Columbia River Treaty

The Columbia River Treaty (CRT) is an agreement ratified in 1964 between the United States and Canada to develop and operate dams and reservoirs to provide regulated flows on the Columbia and Kootenay rivers to optimize flood control and power generation in both countries. The CRT has no end date but either country can terminate most of the provisions of the CRT any time after September 16, 2024 providing at least 10 years notice is given. Most of the benefits and obligations under the CRT were transferred to BC in the separate 1963 Canada-BC agreement and under this agreement BC Hydro is the appointed Canadian entity.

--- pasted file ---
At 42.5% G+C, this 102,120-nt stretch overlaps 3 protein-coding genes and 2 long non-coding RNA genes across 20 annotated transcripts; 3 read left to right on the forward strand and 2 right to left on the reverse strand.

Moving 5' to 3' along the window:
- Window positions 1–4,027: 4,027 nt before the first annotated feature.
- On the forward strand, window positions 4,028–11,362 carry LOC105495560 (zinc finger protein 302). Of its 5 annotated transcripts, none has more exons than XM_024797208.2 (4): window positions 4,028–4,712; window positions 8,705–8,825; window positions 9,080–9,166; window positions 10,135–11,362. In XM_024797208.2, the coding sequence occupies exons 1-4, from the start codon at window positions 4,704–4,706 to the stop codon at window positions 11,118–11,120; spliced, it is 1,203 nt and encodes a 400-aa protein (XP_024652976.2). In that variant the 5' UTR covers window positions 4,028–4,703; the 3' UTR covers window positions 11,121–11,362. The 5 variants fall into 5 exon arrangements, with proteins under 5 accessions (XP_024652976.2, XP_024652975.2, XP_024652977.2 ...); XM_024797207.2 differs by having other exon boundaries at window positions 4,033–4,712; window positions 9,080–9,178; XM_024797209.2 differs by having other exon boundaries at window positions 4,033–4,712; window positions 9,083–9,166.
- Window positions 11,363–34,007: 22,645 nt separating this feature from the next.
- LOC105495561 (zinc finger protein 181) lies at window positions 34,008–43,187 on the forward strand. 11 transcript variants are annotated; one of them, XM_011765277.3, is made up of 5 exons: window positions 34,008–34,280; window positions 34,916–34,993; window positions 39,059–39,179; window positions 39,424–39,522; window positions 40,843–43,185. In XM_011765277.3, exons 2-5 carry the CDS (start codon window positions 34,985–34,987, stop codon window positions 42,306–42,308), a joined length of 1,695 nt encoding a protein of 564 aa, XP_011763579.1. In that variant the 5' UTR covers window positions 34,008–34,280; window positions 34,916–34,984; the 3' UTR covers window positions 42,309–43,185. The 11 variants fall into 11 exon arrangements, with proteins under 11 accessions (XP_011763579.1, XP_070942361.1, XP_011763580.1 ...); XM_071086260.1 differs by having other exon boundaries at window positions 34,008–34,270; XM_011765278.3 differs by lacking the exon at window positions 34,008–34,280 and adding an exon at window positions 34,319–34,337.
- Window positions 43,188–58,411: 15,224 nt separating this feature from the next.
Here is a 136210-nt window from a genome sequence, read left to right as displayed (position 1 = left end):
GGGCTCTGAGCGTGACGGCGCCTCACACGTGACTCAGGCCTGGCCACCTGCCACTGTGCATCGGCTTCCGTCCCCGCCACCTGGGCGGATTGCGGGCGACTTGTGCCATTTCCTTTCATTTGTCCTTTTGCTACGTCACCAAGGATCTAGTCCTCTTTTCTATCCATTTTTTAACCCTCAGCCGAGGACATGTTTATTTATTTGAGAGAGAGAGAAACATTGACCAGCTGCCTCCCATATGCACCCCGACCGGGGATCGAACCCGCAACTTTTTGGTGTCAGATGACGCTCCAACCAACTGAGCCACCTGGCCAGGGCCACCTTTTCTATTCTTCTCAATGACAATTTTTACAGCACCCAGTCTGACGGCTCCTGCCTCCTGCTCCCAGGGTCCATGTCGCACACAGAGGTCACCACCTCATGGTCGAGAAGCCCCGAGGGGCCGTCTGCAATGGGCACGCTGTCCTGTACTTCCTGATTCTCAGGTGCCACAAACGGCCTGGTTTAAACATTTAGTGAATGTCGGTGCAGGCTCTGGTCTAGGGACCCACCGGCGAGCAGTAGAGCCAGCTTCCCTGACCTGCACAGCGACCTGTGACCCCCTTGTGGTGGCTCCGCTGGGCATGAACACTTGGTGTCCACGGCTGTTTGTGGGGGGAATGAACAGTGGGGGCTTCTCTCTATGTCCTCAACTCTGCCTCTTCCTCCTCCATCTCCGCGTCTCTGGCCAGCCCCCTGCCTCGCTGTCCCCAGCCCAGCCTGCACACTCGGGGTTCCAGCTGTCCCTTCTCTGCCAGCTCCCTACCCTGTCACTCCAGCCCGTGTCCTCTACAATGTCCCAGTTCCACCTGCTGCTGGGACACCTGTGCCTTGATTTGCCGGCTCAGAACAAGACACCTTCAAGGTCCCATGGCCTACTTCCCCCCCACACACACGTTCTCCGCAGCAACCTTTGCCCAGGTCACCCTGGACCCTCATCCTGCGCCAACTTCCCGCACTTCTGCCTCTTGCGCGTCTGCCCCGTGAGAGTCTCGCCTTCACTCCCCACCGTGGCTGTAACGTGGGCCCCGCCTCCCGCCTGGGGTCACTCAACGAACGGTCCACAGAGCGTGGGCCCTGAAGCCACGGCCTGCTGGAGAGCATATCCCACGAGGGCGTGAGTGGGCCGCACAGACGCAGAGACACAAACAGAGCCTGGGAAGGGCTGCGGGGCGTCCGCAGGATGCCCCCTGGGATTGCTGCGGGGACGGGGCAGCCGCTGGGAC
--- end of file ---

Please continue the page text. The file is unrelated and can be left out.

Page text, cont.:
Both countries are currently discussing whether to end the CRT or to continue the CRT in some form. BC has agreed to the continuation of the CRT with 14 recommendations for improvement. STS Technical Working Group has added to BC’s recommendations: tighter environmental protection, treaty provisions be shared with STS based on the Sir Wilfred Laurier memorial, re-establishing fish passage into the Upper Columbia, meaningful consultation with First Nations on any impact to Aboriginal title and rights and full involvement in all decisions affecting wildlife habitat and Aboriginal interests, and ensure minimal impact to fish and fish habitat.

STS ensured Sexqéltkemc title is understood by the Crown Corporation and protected our rights on the ground.